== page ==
It also took Thomas five words to sum up the feeling on this special day, as he leaned in to hug the soaking wet White Sox leader.
"Special," said Thomas to Reinsdorf, repeating himself in case the champagne dripping down Reinsdorf's face temporarily impaired his hearing. "This is something special."
Actually, "special" only begins to describe the White Sox accomplishment.
Despite winning 99 games during the regular season and holding on to first place in the American League Central from start to finish, nobody expected this team to advance in the postseason. When the White Sox lead over Cleveland slipped from 15 games to 1 1/2 games late in September, there were some doubters who thought they were witnessing one of the biggest final-month disasters in baseball history.
But there were 25 guys in the clubhouse who always believed. Not to mention their manager and coaches, a general manager who was the Frank Lloyd Wright of this success story and a supportive group running the show upstairs. Now, the Division Series is only a taste of what they ultimately want to celebrate.
"I don't know if people watching think we are satisfied or that we reached a goal," said White Sox first baseman Paul Konerko, who homered twice during the three-game sweep. "But already people in here are saying we can do this two more times. Enjoy it, but don't get too caught up."
The postseason mantra from Ozzie Guillen and his players has been "11 victories" since Monday's first workout session. Now, it has changed to "eight victories," with the same level of cool confidence.
"That's what we have to do. Take it one day at a time," said Guillen, surrounded by his wife, Ibis, his children and other friends and family members in the visiting manager's office. "Prepare yourself mentally and physically and don't get too high.
"We beat one of the best teams in baseball, but fly real low. Don't get too excited."
Guillen's composure came in handy during a hair-raising sixth inning, in which the White Sox took the lead on Konerko's two-run home run off Tim Wakefield, and then almost gave it back in the bottom of the frame. Manny Ramirez homered for the second time off Freddy Garcia leading off the sixth, signaling the end of Garcia's day.
Damaso Marte replaced Garcia, and promptly gave up Trot Nixon's single before walking Bill Mueller and John Olerud to load the bases with nobody out. Guillen responded by summoning Orlando "El Duque" Hernandez from the bullpen.
El Duque induced a popup to Konerko from pinch-hitter Jason Varitek, who is 1-for-19 lifetime against the right-hander, for out No. 1. He then got a popup to Juan Uribe from Tony Graffanino at the end of a 10-pitch battle and struck out Johnny Damon with a biting curve to end the threat.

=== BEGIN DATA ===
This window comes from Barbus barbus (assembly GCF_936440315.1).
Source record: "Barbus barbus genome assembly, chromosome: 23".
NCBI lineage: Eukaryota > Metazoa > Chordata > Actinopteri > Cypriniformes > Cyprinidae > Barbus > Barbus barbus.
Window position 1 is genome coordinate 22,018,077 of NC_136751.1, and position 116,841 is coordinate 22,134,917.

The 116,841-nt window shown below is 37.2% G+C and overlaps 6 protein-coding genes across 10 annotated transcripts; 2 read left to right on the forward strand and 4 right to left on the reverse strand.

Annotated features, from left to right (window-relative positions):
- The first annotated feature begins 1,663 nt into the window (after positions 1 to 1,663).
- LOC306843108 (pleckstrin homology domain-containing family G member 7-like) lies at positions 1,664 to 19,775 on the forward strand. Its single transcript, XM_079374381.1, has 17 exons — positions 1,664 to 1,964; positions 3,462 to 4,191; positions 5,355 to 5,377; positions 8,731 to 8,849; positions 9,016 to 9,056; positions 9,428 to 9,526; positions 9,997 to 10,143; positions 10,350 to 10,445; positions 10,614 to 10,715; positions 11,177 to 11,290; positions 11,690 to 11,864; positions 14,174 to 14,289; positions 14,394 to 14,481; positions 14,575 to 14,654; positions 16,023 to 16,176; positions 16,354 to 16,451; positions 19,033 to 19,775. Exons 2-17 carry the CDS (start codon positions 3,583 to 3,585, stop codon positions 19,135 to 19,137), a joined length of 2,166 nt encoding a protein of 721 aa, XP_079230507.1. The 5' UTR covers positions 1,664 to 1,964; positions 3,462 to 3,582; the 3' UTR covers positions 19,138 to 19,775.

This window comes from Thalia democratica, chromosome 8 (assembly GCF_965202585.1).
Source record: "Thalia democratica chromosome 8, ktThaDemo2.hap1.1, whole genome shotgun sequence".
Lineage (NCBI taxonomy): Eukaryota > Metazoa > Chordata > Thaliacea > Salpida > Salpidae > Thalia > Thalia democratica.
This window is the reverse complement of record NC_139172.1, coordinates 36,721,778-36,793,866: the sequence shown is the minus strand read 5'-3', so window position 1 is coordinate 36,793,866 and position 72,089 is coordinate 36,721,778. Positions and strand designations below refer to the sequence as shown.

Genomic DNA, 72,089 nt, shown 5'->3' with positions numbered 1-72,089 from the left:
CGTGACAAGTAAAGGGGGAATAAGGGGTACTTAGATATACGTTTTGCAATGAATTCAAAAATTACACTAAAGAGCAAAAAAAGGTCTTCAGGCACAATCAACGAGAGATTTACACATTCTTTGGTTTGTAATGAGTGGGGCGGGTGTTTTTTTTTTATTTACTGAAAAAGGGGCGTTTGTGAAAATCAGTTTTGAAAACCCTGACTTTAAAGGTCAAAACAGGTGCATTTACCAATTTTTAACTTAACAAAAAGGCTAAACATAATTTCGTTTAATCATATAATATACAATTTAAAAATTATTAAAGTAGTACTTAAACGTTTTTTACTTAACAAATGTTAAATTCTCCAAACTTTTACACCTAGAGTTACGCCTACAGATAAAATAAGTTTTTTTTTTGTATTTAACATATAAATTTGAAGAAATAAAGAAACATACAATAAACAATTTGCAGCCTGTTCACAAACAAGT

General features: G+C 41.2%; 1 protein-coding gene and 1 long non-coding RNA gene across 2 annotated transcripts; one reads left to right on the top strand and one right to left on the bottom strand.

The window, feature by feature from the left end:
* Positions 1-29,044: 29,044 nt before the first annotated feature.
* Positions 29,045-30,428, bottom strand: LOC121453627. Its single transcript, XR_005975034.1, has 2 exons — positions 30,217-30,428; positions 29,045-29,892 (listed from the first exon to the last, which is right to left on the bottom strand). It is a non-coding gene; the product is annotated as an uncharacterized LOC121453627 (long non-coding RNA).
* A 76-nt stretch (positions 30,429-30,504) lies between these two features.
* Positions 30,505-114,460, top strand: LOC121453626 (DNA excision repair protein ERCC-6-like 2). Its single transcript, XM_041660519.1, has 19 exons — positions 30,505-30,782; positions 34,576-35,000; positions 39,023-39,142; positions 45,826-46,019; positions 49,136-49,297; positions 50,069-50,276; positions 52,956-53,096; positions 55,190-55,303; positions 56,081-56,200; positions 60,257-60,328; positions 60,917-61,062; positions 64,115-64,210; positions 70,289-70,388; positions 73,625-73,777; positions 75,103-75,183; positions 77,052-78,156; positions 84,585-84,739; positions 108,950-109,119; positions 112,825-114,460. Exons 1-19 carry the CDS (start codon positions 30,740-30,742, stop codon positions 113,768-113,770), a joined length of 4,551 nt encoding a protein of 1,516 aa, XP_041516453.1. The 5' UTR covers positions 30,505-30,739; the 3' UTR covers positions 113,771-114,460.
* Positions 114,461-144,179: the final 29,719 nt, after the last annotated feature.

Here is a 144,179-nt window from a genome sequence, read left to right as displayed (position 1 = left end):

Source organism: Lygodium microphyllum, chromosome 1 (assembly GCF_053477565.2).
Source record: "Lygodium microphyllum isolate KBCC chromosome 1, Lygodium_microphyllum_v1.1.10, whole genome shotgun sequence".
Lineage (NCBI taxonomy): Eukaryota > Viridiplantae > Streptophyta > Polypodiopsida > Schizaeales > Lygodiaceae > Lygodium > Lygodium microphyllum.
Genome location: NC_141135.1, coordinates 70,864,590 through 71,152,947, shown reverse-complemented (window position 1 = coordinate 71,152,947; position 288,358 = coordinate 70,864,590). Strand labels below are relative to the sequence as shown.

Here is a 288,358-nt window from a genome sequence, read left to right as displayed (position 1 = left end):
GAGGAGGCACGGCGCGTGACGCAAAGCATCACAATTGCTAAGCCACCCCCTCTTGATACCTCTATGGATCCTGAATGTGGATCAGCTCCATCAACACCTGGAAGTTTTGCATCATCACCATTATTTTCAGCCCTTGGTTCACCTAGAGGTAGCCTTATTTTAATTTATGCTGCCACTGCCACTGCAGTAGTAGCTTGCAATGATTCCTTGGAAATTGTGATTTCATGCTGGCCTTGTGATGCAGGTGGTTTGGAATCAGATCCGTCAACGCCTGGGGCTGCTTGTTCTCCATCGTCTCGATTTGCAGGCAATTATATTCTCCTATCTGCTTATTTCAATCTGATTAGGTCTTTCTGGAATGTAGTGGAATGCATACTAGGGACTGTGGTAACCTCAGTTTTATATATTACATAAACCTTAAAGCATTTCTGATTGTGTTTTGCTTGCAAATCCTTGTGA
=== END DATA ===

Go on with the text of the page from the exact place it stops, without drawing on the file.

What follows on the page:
A biting curve, that is, with the bases loaded and a full count.
Short and Sweep
|With Friday's victory, the Chicago White Sox became the sixth
team to sweep the American League Division Series since it began in 1995. |
|2005||Chicago 3, Boston 0|
|2004||Boston 3, Anaheim 0|
|2000||Seattle 3, Chicago 0|
|1999||New York 3, Texas 0|
|1998||New York 3, Texas 0|
|1995||Cleveland 3, Boston 0|
"I don't know. I guess it's good luck," said Hernandez, as he puffed on a victory cigar. "People think I separate the postseason from the other games, and I don't. It's just another baseball game. Maybe it's the atmosphere."
"That was big-game pitching at its best," Graffanino added. "He had absolutely no room for error and he made quality pitches, battled and had the guts to throw slow curves on 3-2 counts with the bases loaded. He saved the game for them."
Hernandez entered the game with a 9-3 record and an earned run average of just under 3.00 for his career in the postseason. After pitching out of the sixth-inning jam and hurling two more scoreless innings, his ERA dropped to 2.57 and his strikeout total rose to 105 in 105 innings.
Reinsdorf shared a story after the victory that he had pushed for Brandon McCarthy to be put on the postseason roster and not El Duque. Both Reinsdorf and Guillen agreed that it was good he doesn't make those decisions.
When Bobby Jenks coaxed Edgar Renteria into a ground ball to second baseman Tadahito Iguchi for the game's final out, nobody was thinking about postseason rosters. Players flocked onto the field, hugging and exchanging high fives, before they joined together as one massive group, jumping up and down to the right of the mound.
Together and celebrating. It seems to be a common theme amongst this special group of players.
"It means everything to me," Thomas said. "These guys are amazing. They're playing at such a high level. I'm really missing being in there, but I'm loving every minute of it."
"We have a lot of work yet to do," Reinsdorf continued. "We have to get to the World Series. But this one gets a little of the monkey off the White Sox back."
"The celebrations are getting better," added Jenks, whose two Division Series saves were preceded by a Central Division-clinching save in Detroit. "I hope we have a couple more left."